A Lady’s Guide to Posture


Tall girl problems, am I right? Pant cuffs stop mid-calf when you sat down. Short people are constantly asking you to get things down from shelves for them like a bunch of helpless babes. You are constantly bumping your head on door lintels designed with toddlers in mind. And worst of all, you tower over your date when you put on a pair of cute heels.


At 5’6″, I’m hardly the tallest person in a crowd, normally. But let me tell you, as an adolescent I was comparatively a brobdingnagian freak. I hit my growth spurt, as most girls do, at around the age of twelve, and I grew to my current height almost overnight. One day I was a normal pubescent girl, and the next minute I was trampling Japanese villagers underfoot. I also was unable to gain any weight, so rather than merely increasing proportionately in size, my existing molecules were stretched out like silly putty so that I moved about rather like a giraffe on stilts.

I compensated by attempting to shrink into the ground on a daily basis. I would jut one hip out in order to accordion my spine down to a reasonable length, one knee bent and my hips settling onto the weight of that shortened leg. I kept my shoulders rounded and my head slightly forward at all times in order to take a couple of precious inches off my height and allow me to look my peers in the eyes.

Self-portrait, age 12.

Self-portrait, age 12.

If this sounds like a horrible idea to you, you’re absolutely right. It was terrible for me, and my spine won’t ever really be the same due to years of slouching. I see other girls and even grown women doing it all the time. Tallness, apparently, is only acceptable for people who want to be high fashion models. Everyone else is better off being 5’5″ or less, purely for romantic purposes. The shorter you are, the more guys are within your acceptable dating range, because everyone knows it is ludicrous to date a guy shorter than you!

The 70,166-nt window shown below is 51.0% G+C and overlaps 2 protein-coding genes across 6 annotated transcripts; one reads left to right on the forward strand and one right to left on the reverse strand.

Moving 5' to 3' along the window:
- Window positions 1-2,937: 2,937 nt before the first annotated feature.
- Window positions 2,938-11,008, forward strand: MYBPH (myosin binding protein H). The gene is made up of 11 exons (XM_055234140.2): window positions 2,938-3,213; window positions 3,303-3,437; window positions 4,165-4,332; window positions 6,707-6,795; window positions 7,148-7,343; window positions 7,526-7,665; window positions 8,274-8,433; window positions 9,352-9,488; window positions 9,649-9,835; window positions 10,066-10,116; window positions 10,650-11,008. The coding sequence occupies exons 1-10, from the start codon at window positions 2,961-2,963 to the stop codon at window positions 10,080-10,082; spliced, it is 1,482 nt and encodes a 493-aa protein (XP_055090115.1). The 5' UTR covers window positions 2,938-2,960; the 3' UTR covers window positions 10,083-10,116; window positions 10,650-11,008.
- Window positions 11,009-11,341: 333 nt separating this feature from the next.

Ridiculous and outdated gender binaries aside, we all need to quit this slouching nonsense. Why? Because it’s awful for your health! Poor posture doesn’t just look weird – it can have a number of effects on your health. It puts awkward stress on your vertebrae, which can lead to eroded or slipped disks. It crunches up your lungs so you can’t breathe properly. And the warping of your upper thoracic spine can lead to serious stress injuries and even permanent damage.

Side effects may include Disney eyes and an affinity for bell-ringing.

Side effects may include Disney eyes and an affinity for bell-ringing.

I know it can sometimes be annoying to be taller than everyone, but owning your tallness now will save you a lot of heartache down the line. Tis better to be tall and healthy than to be short and in constant pain, no? You can start by doing a daily check-in with yourself – am I standing correctly? Are my hips positioned directly over my feet, shoulders over my hips, head over my shoulders? This is referred to as “correct alignment,” and it’s a good thing to remind yourself of periodically.

If you’re sitting in a chair, there’s no need to arch your back. Simply sit comfortably, maintaining correct alignment – tuck your butt under so that your lower spine is supported, and position your shoulders directly above your pelvis, head above your shoulders.

If you’re a yoga-doing type person, there are some handy yoga poses you can incorporate into your practice if you want to work on your posture. If you are more of a weight-lifting person, just make sure you are using correct form in all your lifts. Having a partner watch you can be useful in this respect. Deadlifting can be an especially challenging and worthwhile exercise to improve posture, since it strengthens the lower back considerably.


It takes precisely zero extra seconds out of your day to sit up straight and make awesome posture look fierce, so there’s no reason not to try it out!


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